Visitors can glimpse the future as the Robot Zone returns to the Festival


Robot Zone

Insect-inspired robots, drones that go where no humans can and eye-controlled wheelchairs are just some of the exhibits in the Robot Zone.

The Imperial Festival is a free celebration of science and research at the College, with exhibits, hands-on demonstrations and workshops running alongside a talk programme and a series of music and dance performances.

We hope the Robot Zone will inspire a new generation of scientists and doctors into a career in medical technology

– Dr Ferdinando y Baena

Department of Mechanical Engineering

This year the perennially popular Robot Zone returns and promises to be bigger and better than ever. A huge net will provide flying space for drones, insect-inspired robots will roam around a tunnel and robots designed to be worn on the body will also be on display.

One Imperial researcher who will be putting his work on show is Dr Ravi Vaidyanathan who is from the Department of Mechanical Engineering. He said: “We are looking at how bionics can enhance human performance. On our Bionic Augmentation stand, festival visitors will be able to punch with smart boxing gloves, operate a bionic limb and see how a person can control a robot with their own body.”

“We hope the Robot Zone will inspire a new generation of scientists and doctors into a career in medical technology,” says Dr Ferdinando y Baena, from the Department of Mechanical Engineering, whose Mechatronics in Medicine lab will showcase technologies designed to help medical staff.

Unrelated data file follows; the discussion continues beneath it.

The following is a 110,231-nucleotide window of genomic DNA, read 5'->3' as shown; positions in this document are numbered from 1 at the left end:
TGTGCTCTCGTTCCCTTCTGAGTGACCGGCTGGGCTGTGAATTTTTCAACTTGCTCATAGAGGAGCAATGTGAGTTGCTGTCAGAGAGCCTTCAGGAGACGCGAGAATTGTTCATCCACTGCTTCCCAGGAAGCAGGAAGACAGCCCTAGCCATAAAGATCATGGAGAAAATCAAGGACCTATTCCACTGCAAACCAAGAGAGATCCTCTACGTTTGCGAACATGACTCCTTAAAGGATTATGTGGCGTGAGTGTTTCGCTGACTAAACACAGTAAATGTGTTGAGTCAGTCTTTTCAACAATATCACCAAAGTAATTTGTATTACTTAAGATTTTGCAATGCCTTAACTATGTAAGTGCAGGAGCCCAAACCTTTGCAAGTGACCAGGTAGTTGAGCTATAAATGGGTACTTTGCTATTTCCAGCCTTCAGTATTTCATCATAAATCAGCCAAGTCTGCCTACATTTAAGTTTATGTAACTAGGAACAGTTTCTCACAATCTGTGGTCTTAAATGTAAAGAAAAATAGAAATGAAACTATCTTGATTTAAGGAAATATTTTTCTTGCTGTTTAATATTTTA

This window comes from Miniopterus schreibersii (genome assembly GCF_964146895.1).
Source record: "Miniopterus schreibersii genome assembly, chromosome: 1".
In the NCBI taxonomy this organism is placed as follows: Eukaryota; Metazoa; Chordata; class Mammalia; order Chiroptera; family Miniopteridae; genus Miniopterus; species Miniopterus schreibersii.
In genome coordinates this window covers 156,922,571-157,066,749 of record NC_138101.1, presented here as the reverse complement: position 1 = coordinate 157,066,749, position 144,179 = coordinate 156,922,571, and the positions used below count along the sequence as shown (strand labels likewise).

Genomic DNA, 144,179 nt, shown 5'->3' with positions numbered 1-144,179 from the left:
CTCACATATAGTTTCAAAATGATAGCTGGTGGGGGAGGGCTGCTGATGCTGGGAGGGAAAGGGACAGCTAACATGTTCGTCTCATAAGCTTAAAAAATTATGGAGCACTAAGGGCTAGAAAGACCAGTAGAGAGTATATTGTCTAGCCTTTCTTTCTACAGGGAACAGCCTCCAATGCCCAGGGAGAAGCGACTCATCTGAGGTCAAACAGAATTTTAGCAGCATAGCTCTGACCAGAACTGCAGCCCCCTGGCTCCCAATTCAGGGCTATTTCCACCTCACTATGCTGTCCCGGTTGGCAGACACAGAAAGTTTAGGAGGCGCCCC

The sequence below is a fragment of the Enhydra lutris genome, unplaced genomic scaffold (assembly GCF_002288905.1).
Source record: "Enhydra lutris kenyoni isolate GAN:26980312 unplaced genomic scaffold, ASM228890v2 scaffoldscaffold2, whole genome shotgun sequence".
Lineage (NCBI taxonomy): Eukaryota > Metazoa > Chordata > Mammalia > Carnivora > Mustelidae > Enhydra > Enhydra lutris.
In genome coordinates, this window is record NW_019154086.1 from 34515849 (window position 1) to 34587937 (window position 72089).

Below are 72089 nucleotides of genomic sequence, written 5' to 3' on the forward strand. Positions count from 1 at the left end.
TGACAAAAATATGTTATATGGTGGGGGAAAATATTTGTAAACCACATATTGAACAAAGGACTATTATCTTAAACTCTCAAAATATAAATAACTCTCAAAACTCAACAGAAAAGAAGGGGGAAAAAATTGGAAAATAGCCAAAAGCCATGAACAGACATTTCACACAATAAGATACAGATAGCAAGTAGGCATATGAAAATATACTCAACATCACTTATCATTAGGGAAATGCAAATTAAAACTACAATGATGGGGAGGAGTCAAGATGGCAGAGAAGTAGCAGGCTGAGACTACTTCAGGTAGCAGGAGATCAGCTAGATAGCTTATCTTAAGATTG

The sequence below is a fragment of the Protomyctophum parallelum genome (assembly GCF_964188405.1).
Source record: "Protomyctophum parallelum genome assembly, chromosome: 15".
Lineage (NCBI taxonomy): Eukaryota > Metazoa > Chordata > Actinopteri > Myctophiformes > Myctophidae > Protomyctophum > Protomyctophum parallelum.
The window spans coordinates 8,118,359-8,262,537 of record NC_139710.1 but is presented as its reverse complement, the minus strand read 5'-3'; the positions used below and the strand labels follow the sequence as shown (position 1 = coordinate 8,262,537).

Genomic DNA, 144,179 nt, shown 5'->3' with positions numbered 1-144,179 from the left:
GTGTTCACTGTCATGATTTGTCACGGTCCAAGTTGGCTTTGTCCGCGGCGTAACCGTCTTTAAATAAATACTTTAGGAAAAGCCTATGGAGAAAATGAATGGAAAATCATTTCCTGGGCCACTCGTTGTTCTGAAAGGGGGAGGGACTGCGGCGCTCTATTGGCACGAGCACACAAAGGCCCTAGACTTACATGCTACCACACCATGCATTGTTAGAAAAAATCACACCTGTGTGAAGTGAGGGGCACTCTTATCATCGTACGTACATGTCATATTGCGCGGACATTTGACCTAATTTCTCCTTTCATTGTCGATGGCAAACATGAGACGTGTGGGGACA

New tools designed to make movement rehabilitation more effective will also be on show. “We have developed interactive games that aim to make stroke recovery more entertaining and efficient. Visitors will be able to try the games and evaluate their movement skills,” says Professor Etienne Burdet, from the Department of Bioengineering.

Robot handExperts in artificial intelligence will also join the Robot Zone for the first time.

“I’m interested in better understanding how the human brain works so that in the future we can use that knowledge to build more intelligent robots,” says computer scientist and exhibitor Dr Emma Robinson, from the Department of Computing.

“Some types of artificial intelligence, like visual systems, try to copy the way the human brain works. These machines can be incredibly impressive but ultimately their lack of real understanding can lead to some fairly amusing misinterpretations.”

Younger festival-goers who have with their own ideas for a robot can take part in the Hamlyn Centre’s School Robot Challenge. This asks budding engineers to design a robot then build it in a virtual world. They can also collect stickers of robot-parts from around the exhibition and use them to create a robot to take home.

Events run by Imperial College London’s Robot Forum take place throughout the year.


Kerry Noble

Kerry Noble
Department of Surgery & Cancer

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